The world needs a stirring from it's apathy towards the planet. It needs to be infuriated and inspired. It needs somebody with passion and brilliance and talent to creativity to lead that movement. 

The world needs another Edward Abbey. 

Who will it be? 

Bald Mountain in the Dark

Don't go out the dark we're told. Bad things happen in the dark.

But I find, more and more, that heading into the mountains in the dark with the right group of friends is an energizing and wonderful experience. Elaine and I have been doing more and more night skiing this year…first out of necessity from a lot of work…but then for the sheer experience. Lately, we've doubled our crew, and the laughter and energy and beauty are fantastic.

This evening, a meal of momos and chai was followed by a night ski up on Bald Mountain. Truthfully, conditions were horrid, what with two days of warmth. But, on the otherhand, it worked. No matter how bad skiing is, it always puts a smile on my face. I remember growing up in Vermont, skiing with garbage bags on in the rain and then skiing the next day on what resembled glacial blue ice as the arctic front poured in.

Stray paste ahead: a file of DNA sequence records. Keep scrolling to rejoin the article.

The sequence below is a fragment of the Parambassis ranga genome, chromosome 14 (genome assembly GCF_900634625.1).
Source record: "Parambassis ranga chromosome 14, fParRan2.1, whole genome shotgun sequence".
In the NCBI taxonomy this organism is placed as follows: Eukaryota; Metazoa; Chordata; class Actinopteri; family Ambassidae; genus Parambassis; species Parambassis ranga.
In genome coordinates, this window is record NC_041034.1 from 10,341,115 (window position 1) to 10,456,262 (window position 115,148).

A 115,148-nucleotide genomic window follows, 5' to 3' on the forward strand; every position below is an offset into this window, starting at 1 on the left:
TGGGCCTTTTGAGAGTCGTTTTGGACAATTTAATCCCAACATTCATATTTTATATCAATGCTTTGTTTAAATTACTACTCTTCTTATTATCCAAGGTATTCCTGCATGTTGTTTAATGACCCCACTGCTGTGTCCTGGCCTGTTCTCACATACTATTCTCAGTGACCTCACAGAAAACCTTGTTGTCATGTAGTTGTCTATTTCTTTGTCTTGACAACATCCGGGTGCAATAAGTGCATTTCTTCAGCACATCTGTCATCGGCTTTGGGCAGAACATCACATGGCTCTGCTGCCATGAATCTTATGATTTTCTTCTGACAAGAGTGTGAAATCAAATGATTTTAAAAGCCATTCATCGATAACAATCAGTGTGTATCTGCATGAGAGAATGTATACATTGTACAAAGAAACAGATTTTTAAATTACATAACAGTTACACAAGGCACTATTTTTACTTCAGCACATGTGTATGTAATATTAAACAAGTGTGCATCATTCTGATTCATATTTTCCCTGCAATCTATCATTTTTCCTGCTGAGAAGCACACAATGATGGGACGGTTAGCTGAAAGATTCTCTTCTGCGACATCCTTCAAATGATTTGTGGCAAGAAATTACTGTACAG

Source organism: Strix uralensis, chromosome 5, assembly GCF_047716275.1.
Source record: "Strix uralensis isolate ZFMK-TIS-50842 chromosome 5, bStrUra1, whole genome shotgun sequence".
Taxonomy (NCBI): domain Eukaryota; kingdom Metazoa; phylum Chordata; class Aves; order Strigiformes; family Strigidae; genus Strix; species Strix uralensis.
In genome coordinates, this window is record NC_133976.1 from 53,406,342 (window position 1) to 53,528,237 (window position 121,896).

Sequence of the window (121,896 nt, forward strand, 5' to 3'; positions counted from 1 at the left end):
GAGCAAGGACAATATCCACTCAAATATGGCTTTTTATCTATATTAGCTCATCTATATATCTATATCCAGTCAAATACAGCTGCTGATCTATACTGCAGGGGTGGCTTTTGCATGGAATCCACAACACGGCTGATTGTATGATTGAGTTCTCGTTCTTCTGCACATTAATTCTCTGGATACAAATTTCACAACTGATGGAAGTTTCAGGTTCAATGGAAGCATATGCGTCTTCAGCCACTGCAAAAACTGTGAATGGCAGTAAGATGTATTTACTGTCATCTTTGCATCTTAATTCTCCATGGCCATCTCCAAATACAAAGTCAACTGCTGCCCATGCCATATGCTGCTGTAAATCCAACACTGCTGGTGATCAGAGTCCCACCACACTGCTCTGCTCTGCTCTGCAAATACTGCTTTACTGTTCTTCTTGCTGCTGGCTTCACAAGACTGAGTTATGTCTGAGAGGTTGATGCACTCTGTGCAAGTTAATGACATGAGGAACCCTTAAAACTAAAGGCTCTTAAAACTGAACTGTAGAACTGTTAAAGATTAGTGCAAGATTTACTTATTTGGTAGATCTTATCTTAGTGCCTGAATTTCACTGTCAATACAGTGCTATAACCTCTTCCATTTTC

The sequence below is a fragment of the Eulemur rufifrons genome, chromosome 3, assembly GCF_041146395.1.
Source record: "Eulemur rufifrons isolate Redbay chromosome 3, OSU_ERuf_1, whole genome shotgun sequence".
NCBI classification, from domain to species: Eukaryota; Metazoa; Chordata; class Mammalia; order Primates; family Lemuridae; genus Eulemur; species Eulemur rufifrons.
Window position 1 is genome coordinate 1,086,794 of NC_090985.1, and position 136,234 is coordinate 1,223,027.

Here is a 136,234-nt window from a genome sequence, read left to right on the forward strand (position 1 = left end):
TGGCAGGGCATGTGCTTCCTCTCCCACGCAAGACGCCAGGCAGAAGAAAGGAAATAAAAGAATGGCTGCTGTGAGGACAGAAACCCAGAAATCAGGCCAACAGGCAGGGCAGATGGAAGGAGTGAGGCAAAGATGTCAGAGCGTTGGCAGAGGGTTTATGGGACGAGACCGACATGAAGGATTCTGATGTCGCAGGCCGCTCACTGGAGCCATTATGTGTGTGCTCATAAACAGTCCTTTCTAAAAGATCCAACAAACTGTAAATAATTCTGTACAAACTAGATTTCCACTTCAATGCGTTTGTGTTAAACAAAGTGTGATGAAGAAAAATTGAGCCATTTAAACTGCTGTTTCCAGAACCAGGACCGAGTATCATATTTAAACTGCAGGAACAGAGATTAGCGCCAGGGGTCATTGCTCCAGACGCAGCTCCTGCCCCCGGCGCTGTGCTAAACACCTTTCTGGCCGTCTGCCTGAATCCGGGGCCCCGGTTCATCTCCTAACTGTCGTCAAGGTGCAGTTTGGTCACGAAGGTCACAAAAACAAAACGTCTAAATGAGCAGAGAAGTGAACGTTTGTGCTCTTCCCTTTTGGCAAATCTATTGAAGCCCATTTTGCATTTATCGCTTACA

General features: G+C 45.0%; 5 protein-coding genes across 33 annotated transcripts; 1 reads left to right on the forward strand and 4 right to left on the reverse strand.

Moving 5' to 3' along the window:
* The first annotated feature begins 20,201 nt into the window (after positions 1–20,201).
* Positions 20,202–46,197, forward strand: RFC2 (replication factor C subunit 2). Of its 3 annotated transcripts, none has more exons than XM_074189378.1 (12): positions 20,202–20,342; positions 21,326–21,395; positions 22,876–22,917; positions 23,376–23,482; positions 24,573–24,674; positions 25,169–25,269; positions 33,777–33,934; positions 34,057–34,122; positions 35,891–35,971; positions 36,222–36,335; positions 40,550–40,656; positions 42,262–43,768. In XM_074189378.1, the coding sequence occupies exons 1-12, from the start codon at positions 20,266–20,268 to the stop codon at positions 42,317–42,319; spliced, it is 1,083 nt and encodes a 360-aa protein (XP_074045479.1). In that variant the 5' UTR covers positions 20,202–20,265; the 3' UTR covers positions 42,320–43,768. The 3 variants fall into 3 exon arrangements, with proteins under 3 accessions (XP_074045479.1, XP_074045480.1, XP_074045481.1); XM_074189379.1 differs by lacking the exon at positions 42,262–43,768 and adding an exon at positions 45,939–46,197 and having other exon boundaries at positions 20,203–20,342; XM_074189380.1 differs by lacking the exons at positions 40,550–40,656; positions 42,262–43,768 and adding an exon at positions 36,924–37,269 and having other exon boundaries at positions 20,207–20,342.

Conditions on this manic Monday were typical Bald. Thirty mile per hour steady winds and firm sastrugi. Yet you were not sure where the firmess ended and the breakable crust began. As such, lots of quick, defensive turns. It was teeth chattering, but it worked. And near the bottom of the pitch, there were actually 4-5 good turns on soft wind blown snow. 


Back in 1999 I used to venture out with a group of friends on night mountain bike rides. Those were special days. Fifteen years later, it feels like that again, only this time we're sliding on snow and the forests have been replaced by the high ghost like mountains. So much energy, so much passion, so much beauty in the dark. 

This is a good time. 


Skin Rip Style

One of the most sacred and joyous times in backcountry skiing is the skin rip. It signifies success in making it to the top of the mountain, and it's the flair before the act of flying down the mountain. A good confident rip probably means a good run will follow. There are many types of skin rips. I prefer the ones with lots of style, fling and perhaps a spin of the the skin. Elaine celebrates climbing to the top of the Continental Divide and the extra hour to enjoy the sunset alpenglow in the Colorado Rocky Mountains with a skin rip and a smile.

P.S. – The mountains are simply stunning right now. So much snow, so much potential. 




Solo mission